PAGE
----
Patellar Dislocation

A patellar dislocation occurs when the kneecap slides out of place. The patella is the bone more commonly known the kneecap. It fits securely in a V-shaped groove in front of the knee so that the patella can move up and down when the leg is bent or straightened. Patellar dislocation is very common. Treatment includes nonsurgical manipulation of the patella, immobilization, medications, and physical therapy. In some cases, surgery may be required to repair damage caused by the dislocation.

  • Causes

    Trauma or abnormal movement at the knee causes patellar dislocation. Examples include:

    • A direct blow to the knee or from injury, such as a fall
    • Tension that applies force from side-to-side on the patella
    • Sudden twisting motions

  • Definition

    A patellar dislocation occurs when the kneecap slides out of place. The patella is the bone more commonly known the kneecap. It fits securely in a V-shaped groove in front of the knee so that the patella can move up and down when the leg is bent or straightened.

    Patellar dislocation is very common. Treatment includes nonsurgical manipulation of the patella, immobilization, medications, and physical therapy. In some cases, surgery may be required to repair damage caused by the dislocation.

    The Kneecap
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  • Diagnosis

    Your doctor will ask about your symptoms and medical history. A physical exam will be done. This will include a thorough exam of your patella to check for tenderness and swelling. If possible, your doctor will have you walk. Your doctor may be able to make the diagnosis based on your symptoms.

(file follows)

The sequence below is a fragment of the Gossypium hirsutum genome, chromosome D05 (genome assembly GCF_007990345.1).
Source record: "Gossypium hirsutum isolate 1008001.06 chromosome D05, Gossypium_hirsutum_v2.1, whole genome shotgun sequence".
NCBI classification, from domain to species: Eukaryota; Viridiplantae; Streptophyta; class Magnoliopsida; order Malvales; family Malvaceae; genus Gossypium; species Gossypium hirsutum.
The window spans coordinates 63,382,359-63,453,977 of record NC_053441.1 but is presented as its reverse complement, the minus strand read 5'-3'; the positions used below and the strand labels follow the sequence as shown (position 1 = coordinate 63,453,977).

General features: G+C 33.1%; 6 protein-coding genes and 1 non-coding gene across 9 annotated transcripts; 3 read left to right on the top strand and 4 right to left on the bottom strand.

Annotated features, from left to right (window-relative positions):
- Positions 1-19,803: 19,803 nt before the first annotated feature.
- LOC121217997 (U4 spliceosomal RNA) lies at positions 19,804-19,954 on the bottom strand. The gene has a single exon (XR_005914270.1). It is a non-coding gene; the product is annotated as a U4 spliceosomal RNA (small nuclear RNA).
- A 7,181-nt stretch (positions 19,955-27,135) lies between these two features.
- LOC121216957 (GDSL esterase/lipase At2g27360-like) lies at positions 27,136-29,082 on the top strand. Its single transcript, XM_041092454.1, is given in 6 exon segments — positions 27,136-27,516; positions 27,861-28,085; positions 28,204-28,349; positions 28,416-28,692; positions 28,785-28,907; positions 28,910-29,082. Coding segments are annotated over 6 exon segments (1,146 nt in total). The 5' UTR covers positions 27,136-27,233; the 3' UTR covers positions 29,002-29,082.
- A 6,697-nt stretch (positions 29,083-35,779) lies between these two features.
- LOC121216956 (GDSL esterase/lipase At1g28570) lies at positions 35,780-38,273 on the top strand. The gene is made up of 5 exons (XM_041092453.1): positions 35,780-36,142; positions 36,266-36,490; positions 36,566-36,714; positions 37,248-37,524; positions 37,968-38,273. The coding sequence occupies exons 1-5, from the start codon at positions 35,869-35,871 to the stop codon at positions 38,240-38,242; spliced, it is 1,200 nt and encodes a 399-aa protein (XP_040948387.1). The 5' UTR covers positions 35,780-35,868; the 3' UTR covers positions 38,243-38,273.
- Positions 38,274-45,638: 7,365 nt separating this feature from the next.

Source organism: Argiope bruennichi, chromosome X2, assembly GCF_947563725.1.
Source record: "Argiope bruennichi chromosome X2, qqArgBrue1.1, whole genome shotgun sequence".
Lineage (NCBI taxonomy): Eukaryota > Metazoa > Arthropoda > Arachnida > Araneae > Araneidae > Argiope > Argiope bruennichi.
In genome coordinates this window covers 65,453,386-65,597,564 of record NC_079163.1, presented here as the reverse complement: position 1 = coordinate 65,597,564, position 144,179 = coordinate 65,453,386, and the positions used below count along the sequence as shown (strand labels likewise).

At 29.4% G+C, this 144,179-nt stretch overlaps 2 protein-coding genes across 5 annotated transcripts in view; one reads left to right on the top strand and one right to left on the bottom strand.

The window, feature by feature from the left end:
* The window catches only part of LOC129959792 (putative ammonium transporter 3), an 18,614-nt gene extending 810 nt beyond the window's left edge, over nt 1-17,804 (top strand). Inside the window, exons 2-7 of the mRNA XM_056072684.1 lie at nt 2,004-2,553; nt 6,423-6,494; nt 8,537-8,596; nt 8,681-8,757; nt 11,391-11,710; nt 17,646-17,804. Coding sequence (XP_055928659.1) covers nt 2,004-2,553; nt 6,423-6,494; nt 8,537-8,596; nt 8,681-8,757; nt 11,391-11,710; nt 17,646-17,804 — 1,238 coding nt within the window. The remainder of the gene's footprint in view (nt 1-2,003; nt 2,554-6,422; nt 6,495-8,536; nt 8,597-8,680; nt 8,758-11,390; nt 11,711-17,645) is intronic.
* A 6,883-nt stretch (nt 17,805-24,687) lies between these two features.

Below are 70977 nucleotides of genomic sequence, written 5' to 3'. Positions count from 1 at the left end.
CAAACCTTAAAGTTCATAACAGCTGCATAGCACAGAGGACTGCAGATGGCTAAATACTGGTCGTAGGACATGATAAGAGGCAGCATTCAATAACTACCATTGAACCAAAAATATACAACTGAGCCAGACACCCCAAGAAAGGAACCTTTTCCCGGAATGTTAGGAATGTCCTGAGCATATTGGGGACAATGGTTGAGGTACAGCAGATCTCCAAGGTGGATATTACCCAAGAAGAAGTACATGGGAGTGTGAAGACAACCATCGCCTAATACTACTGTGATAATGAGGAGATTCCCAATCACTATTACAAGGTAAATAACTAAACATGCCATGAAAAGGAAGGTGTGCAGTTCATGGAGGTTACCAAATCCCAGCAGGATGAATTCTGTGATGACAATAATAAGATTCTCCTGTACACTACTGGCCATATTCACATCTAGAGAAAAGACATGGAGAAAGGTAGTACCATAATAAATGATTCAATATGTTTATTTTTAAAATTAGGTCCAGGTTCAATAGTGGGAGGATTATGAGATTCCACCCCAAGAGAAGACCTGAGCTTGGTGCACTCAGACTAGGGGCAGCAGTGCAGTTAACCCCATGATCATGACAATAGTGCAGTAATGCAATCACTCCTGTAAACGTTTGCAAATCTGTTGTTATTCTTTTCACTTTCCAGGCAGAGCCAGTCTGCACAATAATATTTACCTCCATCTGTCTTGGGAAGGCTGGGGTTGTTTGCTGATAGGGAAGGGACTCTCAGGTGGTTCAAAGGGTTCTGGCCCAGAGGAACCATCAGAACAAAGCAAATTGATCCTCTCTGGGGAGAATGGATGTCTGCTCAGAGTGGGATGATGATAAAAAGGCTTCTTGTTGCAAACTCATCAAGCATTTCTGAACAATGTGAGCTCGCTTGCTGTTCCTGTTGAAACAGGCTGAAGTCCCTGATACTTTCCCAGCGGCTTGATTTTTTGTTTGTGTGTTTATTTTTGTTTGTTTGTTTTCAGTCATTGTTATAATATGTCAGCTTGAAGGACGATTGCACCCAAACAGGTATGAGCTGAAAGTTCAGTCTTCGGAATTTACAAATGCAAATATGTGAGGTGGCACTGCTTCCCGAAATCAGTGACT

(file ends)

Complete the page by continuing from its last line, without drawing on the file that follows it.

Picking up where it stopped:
Imaging tests like CT Scan or x-rays may be done to see if there is any damage to other structures.

  • Prevention

    To help reduce your chance of patellar dislocation, keep quadriceps and hamstring muscles strong with strengthening and stretching exercises.

  • Risk Factors

    Factors that may increase your risk for patellar dislocation include:

    • Shallow V-shaped groove on front of your knee.
    • Knock knees—knees angled inward and touching when the legs are straight
    • Flat feet—fallen arches in the feet
    • Excess pronation of the feet—inward roll of the feet when walking or running

    Other factors that can create instability in the patella include:

    • Weak thigh muscles
    • A patella that sits too high on the thigh bone
    • Weakened and stretched ligaments from a previous patellar dislocations

  • Symptoms

    Patellar dislocation may cause:

    • Extreme pain and swelling at the knee
    • Buckling under your own weight
    • Stiffness
    • Abnormal appearance of the knee

  • Treatment

    If your patella did not return to the V-shaped groove on its own, your doctor will manipulate it back into place.

    Your knee will be immobilized in a brace for stability and support. You may need the brace for up to 4 weeks. Your activities will be limited until your knee is stable again.